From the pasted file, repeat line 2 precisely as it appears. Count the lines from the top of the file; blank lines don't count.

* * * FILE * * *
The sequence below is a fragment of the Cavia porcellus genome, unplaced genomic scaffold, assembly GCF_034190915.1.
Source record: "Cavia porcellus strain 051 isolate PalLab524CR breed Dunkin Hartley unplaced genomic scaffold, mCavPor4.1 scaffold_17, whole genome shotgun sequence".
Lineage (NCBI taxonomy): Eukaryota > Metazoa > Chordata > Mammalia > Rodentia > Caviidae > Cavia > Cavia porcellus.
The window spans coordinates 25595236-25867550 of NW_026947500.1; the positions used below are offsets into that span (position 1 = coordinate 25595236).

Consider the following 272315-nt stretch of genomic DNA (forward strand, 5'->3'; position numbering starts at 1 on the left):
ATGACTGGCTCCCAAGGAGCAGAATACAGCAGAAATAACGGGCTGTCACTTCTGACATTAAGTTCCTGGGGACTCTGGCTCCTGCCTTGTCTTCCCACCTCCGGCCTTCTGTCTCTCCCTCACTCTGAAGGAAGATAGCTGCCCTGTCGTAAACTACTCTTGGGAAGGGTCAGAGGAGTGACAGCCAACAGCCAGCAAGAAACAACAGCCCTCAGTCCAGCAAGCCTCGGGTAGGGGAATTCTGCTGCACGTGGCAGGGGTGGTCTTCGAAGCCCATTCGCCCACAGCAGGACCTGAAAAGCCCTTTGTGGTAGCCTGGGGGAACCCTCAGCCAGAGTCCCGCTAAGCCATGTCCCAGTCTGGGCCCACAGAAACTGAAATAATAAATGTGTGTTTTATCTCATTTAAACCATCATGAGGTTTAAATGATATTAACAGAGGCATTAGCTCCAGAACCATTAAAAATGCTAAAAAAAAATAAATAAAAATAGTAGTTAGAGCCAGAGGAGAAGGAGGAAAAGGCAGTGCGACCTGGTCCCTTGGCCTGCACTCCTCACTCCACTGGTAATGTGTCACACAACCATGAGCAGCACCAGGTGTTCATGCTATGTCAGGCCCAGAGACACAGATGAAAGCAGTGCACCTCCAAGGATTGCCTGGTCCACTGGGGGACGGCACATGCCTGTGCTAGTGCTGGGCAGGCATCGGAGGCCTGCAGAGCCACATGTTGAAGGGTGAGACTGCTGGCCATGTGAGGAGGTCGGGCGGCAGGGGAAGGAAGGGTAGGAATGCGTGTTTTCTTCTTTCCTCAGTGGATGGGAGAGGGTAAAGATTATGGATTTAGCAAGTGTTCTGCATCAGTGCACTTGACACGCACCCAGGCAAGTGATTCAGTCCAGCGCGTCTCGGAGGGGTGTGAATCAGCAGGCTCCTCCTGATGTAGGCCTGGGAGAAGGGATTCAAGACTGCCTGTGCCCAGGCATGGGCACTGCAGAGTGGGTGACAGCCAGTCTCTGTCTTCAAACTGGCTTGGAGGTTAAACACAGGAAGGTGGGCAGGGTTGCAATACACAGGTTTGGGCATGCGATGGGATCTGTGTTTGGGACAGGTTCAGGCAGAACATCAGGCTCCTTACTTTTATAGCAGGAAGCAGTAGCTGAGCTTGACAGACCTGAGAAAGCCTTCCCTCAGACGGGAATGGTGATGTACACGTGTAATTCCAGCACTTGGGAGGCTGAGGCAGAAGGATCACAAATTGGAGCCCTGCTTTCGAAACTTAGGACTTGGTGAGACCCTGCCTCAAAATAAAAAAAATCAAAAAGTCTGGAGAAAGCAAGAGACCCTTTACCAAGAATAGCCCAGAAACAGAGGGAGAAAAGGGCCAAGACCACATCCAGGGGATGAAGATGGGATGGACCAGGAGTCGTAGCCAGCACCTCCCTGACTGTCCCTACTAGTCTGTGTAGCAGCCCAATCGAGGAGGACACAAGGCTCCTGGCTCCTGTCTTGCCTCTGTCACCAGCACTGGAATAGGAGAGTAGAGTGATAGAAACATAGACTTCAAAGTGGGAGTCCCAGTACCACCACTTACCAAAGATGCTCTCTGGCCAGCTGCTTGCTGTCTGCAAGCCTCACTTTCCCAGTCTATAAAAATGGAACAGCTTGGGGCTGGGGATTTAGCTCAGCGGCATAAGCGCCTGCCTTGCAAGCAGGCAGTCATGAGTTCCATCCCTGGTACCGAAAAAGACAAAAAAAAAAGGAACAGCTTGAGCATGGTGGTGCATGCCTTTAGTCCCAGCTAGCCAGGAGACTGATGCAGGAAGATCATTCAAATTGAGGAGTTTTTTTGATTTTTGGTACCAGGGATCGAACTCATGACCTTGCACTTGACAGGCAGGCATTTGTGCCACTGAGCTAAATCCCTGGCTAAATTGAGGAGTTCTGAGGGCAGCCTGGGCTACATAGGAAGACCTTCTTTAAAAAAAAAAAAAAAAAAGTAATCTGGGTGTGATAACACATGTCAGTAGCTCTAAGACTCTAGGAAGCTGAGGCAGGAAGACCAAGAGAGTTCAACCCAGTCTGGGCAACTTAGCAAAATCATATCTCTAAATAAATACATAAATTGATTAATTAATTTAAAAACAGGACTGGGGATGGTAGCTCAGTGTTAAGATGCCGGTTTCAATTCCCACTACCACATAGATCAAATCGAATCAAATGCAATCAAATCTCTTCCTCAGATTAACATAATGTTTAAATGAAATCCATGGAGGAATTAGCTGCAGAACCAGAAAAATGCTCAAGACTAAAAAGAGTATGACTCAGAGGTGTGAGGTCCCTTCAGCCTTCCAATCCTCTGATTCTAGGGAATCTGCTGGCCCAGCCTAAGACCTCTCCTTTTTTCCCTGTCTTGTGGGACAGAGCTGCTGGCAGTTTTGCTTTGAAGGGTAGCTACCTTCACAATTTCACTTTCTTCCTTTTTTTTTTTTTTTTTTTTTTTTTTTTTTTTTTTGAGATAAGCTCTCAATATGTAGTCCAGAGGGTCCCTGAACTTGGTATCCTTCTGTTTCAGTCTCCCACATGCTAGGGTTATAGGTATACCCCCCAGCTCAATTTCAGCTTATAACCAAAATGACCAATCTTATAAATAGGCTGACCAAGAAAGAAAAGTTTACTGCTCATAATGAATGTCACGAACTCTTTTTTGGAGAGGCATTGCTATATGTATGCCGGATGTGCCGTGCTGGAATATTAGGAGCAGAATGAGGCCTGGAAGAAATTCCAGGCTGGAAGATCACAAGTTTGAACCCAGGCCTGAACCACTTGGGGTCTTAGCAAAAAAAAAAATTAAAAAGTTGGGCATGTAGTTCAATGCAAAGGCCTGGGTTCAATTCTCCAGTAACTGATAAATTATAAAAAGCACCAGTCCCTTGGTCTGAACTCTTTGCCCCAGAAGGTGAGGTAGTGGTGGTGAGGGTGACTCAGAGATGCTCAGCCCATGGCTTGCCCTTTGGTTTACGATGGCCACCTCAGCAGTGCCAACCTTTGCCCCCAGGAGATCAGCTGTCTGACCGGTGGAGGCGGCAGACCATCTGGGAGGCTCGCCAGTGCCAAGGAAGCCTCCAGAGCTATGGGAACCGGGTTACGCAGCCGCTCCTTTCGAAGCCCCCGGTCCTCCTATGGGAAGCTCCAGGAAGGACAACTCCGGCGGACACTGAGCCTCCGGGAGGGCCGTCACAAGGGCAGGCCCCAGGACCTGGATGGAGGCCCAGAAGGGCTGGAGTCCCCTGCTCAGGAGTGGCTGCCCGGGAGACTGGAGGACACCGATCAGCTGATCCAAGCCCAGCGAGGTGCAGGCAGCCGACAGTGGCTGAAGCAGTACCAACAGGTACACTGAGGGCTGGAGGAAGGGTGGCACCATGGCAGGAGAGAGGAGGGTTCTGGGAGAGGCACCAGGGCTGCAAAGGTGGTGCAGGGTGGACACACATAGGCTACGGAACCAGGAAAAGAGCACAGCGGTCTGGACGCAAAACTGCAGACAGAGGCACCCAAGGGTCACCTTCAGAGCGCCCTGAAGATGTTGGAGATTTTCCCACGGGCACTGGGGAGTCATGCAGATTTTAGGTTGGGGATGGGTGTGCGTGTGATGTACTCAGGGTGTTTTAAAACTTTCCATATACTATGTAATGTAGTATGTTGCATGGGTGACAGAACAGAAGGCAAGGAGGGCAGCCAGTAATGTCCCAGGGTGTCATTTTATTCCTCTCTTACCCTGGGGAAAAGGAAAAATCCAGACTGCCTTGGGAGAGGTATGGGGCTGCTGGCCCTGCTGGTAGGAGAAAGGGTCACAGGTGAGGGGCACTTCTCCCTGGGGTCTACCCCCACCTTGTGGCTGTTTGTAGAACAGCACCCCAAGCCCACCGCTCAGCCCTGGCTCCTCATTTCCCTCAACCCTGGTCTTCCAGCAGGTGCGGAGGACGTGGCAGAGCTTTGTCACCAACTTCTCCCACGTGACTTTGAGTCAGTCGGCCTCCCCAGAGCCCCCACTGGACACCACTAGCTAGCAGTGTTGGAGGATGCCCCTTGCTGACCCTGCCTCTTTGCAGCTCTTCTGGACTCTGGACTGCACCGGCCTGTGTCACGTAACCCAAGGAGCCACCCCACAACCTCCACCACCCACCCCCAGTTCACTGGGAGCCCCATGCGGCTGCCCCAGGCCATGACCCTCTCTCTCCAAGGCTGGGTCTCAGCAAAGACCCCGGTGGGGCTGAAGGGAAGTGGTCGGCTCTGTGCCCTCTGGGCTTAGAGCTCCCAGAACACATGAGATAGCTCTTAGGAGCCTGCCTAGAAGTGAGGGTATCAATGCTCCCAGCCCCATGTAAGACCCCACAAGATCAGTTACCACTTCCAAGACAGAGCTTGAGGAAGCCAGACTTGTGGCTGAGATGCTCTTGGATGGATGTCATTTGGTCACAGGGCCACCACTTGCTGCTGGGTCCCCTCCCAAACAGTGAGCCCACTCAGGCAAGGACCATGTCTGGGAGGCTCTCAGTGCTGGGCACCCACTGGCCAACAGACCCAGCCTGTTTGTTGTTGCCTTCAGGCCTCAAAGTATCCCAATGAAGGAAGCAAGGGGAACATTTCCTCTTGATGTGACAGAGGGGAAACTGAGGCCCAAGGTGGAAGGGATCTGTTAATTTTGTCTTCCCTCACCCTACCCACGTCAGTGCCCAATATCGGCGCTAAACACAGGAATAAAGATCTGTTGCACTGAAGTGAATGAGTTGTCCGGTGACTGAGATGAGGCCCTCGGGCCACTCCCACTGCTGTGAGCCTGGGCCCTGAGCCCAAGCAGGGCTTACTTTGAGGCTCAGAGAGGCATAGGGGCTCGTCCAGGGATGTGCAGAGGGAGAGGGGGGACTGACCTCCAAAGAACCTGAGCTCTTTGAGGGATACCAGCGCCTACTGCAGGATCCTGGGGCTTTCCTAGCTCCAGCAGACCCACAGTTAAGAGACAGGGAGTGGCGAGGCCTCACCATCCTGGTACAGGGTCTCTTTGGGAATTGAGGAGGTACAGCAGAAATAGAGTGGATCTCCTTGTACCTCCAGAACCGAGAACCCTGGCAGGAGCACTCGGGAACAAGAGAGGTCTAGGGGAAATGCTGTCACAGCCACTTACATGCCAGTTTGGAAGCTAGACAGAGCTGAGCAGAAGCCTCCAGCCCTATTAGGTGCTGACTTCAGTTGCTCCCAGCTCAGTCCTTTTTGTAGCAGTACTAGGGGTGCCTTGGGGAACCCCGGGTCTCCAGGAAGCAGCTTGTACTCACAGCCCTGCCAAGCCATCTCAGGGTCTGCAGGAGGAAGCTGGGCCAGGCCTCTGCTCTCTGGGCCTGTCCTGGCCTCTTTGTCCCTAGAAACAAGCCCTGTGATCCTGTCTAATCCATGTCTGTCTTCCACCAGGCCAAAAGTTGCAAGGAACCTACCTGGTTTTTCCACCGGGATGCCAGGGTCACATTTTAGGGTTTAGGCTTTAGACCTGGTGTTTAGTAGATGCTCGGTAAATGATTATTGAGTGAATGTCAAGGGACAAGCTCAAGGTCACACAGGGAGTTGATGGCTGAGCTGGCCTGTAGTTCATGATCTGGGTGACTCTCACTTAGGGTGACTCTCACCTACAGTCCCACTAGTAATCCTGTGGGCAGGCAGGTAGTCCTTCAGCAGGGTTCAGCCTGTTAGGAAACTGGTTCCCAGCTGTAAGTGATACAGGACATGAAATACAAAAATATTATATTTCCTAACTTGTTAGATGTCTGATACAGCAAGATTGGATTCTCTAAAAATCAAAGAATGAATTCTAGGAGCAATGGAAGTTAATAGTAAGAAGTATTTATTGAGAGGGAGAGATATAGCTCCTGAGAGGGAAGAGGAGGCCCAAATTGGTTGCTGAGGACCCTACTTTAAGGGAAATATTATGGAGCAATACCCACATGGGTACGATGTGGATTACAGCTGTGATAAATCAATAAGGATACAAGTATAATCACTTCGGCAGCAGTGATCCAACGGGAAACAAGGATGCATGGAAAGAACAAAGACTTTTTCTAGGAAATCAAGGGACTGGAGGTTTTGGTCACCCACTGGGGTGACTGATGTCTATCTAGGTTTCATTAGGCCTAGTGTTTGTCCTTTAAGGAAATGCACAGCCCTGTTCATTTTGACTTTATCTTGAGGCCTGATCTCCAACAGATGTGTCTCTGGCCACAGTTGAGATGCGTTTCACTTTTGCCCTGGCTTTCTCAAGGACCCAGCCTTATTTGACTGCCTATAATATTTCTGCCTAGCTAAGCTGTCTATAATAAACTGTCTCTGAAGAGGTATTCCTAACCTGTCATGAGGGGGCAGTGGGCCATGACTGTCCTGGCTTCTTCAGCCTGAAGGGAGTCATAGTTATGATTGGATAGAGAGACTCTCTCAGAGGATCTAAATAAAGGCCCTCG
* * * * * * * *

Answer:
Source record: "Cavia porcellus strain 051 isolate PalLab524CR breed Dunkin Hartley unplaced genomic scaffold, mCavPor4.1 scaffold_17, whole genome shotgun sequence".